I like the citizens cheering on the destruction. You’re next, business-people!
Saving the worst for last. Ralph’s face says it all.
PLAYERS: 1-2 simultaneous
PUBLISHER: Data East
DEVELOPER: Data East
RELEASE DATE: December 1988
Rampage‘s building-smashing ethos isn’t the most cultured or open-minded, but it does appeal to the destruction-loving child inside. Play as George, King Kong’s more aggressive younger brother, or Lizzie, the self-titled “American Godzilla,” (Ralph the giant wolf is missing from the NES version) and get to work destroying the cities of America. Climb buildings, smash windows, eat people, punch helicopters, collapse bridges – all in a day’s work for these two thug monsters. There are 128 levels in the NES version. Each level takes place in a city and consists of one day. Collapse all the buildings in the level to progress to the next (every city in America looks exactly the same, according to Rampage). If you die in the arcade version, you have to insert another quarter. On the NES, you have as many lives as you can handle. Purists might be frustrated by the lack of difficulty, but I appreciated not having to worry about a certain amount of deaths. The NES version’s production values are crappy, at best. The graphics, music, and sludge controls reek of an Atari or perhaps Commodore 64 port. Co-op destruction is available, though it was not readily apparent. The second player has to join in after the game has already started. If you can ignore the cart’s physical defects, missing character, and embrace the beast within, Rampage will satisfy, but it’s not the essential home version.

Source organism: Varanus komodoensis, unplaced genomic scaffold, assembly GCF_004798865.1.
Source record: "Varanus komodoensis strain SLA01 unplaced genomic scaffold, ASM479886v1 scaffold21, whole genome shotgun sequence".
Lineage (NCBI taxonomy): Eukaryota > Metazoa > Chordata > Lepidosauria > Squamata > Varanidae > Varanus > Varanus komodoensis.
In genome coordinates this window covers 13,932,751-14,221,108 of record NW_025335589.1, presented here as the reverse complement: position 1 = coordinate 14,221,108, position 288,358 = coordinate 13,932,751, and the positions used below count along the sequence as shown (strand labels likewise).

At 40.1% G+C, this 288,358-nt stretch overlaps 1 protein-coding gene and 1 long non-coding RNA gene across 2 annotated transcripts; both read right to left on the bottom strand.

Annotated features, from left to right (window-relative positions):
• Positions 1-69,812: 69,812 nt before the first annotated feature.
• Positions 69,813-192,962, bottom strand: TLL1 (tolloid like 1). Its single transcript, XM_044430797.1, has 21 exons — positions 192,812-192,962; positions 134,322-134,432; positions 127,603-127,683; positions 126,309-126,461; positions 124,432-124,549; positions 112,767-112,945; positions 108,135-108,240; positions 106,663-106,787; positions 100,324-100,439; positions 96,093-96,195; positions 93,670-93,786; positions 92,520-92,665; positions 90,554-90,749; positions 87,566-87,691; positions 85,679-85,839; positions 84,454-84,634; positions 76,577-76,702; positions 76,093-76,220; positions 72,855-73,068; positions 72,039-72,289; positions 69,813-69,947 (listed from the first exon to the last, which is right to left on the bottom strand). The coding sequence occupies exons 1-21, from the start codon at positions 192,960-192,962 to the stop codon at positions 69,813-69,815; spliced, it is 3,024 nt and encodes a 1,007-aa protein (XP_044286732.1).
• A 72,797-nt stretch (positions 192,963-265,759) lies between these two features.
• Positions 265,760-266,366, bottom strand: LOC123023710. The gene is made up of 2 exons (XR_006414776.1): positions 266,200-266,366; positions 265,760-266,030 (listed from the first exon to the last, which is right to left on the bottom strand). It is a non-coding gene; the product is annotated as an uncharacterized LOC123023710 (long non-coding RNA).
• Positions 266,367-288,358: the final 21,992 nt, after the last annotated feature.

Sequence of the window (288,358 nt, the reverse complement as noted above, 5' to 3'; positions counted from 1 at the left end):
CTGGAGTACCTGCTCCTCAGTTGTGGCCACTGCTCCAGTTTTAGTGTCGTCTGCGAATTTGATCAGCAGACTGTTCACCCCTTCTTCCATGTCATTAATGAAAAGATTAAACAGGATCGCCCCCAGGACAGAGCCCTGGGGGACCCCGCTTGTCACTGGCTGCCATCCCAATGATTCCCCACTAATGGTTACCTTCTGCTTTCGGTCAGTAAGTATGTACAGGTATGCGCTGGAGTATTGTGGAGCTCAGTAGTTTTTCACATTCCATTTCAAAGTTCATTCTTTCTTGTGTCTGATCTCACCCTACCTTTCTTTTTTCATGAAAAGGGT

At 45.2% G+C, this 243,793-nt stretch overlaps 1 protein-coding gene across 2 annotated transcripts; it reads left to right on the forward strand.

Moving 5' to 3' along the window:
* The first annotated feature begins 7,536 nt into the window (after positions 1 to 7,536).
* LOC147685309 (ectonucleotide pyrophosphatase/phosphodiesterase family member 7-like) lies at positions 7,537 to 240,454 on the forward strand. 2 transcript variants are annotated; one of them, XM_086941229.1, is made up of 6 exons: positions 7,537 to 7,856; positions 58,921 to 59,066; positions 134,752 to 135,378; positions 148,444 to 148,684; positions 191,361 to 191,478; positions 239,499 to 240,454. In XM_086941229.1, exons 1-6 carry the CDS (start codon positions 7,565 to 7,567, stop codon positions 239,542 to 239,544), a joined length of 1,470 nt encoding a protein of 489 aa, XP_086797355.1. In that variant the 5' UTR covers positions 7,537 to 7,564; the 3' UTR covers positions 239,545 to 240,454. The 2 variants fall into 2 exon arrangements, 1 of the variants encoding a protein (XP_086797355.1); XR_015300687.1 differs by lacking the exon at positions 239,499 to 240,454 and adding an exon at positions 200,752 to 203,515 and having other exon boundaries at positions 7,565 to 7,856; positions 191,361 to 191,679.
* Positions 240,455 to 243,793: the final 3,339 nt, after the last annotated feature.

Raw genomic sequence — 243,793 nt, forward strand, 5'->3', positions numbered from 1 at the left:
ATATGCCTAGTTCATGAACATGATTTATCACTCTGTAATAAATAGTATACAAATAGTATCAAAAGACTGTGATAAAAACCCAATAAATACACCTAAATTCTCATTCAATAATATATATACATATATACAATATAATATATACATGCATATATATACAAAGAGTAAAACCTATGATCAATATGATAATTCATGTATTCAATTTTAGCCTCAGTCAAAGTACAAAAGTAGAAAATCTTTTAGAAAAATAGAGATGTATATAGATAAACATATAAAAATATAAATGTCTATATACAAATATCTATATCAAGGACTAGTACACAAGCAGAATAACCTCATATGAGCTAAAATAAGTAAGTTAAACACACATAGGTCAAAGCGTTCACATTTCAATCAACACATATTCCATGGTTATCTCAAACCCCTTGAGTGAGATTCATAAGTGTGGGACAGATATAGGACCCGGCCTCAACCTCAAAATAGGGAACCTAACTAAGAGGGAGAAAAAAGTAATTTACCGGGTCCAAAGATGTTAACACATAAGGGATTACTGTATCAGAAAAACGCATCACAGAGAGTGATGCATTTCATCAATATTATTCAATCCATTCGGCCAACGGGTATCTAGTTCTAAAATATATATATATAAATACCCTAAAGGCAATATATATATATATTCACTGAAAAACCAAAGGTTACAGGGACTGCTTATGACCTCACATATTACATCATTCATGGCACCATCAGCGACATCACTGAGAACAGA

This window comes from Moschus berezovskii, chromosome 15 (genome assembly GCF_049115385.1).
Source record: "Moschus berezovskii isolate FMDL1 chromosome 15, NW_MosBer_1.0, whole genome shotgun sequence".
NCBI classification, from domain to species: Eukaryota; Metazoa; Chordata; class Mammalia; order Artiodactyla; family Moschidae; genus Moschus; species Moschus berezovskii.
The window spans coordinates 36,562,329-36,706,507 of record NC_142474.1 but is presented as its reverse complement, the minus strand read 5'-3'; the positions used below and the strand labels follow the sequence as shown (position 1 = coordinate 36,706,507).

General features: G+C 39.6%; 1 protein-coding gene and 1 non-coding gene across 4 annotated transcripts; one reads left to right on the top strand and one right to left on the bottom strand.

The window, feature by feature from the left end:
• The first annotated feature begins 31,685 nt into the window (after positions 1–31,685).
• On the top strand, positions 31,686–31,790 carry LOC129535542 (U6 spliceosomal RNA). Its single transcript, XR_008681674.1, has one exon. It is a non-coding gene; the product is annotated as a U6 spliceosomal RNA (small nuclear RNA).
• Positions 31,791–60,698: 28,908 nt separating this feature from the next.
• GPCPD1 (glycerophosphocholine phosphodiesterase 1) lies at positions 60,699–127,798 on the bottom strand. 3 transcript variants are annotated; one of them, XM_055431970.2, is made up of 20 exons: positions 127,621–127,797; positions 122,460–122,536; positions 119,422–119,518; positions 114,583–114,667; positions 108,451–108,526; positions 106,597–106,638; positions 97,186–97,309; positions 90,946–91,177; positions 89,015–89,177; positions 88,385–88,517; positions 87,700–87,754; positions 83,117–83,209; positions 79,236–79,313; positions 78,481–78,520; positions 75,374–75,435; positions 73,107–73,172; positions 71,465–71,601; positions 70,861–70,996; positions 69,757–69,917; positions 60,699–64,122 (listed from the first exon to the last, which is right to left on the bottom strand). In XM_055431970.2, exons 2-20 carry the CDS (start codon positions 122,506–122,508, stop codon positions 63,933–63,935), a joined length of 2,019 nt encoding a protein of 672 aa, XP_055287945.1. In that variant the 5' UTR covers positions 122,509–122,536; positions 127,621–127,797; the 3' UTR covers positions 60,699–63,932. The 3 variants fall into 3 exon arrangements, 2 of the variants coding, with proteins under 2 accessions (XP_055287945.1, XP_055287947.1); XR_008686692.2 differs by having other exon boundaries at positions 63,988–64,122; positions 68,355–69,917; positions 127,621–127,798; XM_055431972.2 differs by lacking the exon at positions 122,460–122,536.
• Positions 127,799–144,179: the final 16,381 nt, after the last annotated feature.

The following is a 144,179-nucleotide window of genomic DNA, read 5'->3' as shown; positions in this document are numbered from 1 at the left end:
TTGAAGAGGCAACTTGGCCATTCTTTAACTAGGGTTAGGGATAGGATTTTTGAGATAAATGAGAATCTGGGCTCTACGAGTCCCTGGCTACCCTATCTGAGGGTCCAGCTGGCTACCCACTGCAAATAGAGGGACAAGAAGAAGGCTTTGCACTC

The following two tabs change content below.